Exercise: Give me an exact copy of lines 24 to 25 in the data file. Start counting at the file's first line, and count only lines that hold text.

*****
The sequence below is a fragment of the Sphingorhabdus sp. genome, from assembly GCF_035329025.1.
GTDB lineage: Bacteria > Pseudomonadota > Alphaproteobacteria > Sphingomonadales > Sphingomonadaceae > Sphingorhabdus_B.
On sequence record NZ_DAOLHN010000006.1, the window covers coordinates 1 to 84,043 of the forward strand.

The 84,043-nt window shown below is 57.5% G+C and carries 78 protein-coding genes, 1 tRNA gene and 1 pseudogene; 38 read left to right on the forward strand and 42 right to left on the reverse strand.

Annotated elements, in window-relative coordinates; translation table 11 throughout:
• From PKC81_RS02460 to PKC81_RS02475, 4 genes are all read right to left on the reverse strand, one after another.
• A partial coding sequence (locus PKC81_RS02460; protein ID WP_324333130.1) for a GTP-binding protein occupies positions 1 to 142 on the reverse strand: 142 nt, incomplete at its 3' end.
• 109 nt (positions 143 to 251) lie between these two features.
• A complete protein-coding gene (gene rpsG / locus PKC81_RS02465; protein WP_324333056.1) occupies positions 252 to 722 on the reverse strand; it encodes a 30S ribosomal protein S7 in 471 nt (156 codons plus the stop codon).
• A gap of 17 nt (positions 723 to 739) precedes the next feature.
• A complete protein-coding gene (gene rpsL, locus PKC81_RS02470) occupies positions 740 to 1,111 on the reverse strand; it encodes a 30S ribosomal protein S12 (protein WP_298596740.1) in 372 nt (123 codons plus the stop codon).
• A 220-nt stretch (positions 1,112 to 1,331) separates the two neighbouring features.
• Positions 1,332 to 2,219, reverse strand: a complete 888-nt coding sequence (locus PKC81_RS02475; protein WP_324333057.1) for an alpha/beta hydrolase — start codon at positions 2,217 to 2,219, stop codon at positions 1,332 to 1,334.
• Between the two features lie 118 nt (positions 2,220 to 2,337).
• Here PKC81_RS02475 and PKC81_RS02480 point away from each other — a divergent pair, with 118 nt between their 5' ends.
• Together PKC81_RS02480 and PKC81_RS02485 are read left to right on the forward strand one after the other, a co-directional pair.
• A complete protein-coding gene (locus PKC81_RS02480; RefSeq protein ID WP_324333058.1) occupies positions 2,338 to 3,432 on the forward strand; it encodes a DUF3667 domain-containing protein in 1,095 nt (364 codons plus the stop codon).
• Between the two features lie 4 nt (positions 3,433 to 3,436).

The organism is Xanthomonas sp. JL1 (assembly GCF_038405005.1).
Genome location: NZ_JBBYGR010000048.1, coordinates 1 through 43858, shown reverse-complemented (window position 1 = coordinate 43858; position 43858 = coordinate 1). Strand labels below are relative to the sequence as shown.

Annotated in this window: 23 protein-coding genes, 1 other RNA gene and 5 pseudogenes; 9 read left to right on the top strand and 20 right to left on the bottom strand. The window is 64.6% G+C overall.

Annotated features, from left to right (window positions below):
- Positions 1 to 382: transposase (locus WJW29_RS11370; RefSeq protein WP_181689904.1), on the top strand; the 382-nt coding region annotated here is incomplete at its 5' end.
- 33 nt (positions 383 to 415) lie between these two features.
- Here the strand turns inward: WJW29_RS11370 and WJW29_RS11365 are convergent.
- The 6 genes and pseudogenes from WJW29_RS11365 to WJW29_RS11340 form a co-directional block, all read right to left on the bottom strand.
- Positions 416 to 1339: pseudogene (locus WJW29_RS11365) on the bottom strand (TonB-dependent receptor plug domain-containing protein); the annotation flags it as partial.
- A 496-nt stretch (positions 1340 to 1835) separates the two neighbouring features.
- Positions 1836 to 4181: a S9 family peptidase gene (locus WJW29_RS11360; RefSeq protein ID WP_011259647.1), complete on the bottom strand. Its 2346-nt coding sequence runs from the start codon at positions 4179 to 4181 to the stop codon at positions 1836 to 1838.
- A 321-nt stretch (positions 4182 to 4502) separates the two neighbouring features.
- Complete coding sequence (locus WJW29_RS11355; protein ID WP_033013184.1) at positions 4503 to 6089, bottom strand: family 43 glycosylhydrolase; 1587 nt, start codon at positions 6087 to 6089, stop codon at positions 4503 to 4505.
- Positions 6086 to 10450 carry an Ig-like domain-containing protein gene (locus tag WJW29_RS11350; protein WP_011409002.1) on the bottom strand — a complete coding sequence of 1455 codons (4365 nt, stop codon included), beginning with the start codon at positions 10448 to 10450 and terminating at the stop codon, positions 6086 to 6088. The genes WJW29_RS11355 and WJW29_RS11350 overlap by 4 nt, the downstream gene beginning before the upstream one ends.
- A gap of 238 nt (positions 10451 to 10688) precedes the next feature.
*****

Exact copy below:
- 33 nt (positions 383 to 415) lie between these two features.
- Here the strand turns inward: WJW29_RS11370 and WJW29_RS11365 are convergent.